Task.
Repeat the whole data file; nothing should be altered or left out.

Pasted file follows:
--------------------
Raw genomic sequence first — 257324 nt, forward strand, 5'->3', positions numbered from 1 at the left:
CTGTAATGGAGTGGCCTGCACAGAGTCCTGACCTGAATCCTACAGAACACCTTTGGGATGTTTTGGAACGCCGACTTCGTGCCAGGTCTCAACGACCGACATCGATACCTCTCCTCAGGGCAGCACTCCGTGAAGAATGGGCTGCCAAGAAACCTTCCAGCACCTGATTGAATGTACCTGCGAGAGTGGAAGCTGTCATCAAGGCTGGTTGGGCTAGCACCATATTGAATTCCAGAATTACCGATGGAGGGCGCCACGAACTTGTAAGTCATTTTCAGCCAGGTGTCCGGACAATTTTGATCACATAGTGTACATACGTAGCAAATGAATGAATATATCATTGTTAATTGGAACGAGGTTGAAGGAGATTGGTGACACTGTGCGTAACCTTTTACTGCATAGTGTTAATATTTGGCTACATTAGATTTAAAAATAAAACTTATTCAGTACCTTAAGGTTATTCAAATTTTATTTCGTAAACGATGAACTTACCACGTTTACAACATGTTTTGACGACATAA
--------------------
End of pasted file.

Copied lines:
Raw genomic sequence first — 257324 nt, forward strand, 5'->3', positions numbered from 1 at the left:
CTGTAATGGAGTGGCCTGCACAGAGTCCTGACCTGAATCCTACAGAACACCTTTGGGATGTTTTGGAACGCCGACTTCGTGCCAGGTCTCAACGACCGACATCGATACCTCTCCTCAGGGCAGCACTCCGTGAAGAATGGGCTGCCAAGAAACCTTCCAGCACCTGATTGAATGTACCTGCGAGAGTGGAAGCTGTCATCAAGGCTGGTTGGGCTAGCACCATATTGAATTCCAGAATTACCGATGGAGGGCGCCACGAACTTGTAAGTCATTTTCAGCCAGGTGTCCGGACAATTTTGATCACATAGTGTACATACGTAGCAAATGAATGAATATATCATTGTTAATTGGAACGAGGTTGAAGGAGATTGGTGACACTGTGCGTAACCTTTTACTGCATAGTGTTAATATTTGGCTACATTAGATTTAAAAATAAAACTTATTCAGTACCTTAAGGTTATTCAAATTTTATTTCGTAAACGATGAACTTACCACGTTTACAACATGTTTTGACGACATAA